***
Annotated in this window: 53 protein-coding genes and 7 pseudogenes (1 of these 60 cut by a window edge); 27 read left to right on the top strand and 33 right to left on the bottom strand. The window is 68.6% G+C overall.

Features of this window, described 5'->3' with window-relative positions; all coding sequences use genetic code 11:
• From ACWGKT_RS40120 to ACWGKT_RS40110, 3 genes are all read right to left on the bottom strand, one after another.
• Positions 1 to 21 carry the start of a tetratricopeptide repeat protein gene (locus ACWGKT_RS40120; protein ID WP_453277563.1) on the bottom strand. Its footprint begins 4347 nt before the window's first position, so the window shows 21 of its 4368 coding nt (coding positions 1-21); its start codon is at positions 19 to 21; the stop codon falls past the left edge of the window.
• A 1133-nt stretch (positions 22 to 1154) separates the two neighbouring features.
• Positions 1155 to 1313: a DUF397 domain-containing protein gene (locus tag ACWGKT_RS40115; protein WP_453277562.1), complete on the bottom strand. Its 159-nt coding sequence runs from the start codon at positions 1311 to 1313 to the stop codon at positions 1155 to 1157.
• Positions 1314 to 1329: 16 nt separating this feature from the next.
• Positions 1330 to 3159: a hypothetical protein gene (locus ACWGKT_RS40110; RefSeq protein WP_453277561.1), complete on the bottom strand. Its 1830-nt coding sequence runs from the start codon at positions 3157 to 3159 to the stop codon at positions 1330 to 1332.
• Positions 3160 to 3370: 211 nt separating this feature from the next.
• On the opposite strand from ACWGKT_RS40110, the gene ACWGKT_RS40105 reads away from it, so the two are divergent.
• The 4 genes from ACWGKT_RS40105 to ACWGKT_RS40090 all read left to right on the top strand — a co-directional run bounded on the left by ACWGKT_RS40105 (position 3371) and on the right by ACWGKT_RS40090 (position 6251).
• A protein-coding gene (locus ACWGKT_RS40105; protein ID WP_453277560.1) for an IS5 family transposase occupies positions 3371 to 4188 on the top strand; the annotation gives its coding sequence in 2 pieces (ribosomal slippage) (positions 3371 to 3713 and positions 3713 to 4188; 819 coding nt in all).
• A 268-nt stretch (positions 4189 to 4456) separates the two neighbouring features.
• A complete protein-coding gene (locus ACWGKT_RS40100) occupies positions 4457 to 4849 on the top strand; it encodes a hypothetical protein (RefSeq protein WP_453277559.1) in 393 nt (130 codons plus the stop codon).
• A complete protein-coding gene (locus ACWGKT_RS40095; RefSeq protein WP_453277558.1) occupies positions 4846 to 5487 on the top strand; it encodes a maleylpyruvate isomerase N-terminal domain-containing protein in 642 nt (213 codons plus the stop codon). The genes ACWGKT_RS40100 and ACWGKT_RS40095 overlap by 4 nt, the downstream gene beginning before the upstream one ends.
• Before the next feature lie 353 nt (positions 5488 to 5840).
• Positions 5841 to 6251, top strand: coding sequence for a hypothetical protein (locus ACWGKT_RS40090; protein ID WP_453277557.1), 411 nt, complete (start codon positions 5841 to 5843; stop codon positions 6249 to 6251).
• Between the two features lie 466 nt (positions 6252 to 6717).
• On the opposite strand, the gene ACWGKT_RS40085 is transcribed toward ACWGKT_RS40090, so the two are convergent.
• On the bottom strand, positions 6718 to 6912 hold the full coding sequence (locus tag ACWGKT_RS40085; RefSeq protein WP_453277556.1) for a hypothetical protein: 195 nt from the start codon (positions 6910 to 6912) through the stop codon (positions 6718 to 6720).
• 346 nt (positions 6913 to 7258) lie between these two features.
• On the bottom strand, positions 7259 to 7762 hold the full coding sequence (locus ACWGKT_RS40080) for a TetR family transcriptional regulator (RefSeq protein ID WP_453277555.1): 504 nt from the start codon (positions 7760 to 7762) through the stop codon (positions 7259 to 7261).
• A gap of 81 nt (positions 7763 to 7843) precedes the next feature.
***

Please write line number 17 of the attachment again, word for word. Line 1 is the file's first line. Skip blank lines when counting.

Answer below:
• Positions 5841 to 6251, top strand: coding sequence for a hypothetical protein (locus ACWGKT_RS40090; protein ID WP_453277557.1), 411 nt, complete (start codon positions 5841 to 5843; stop codon positions 6249 to 6251).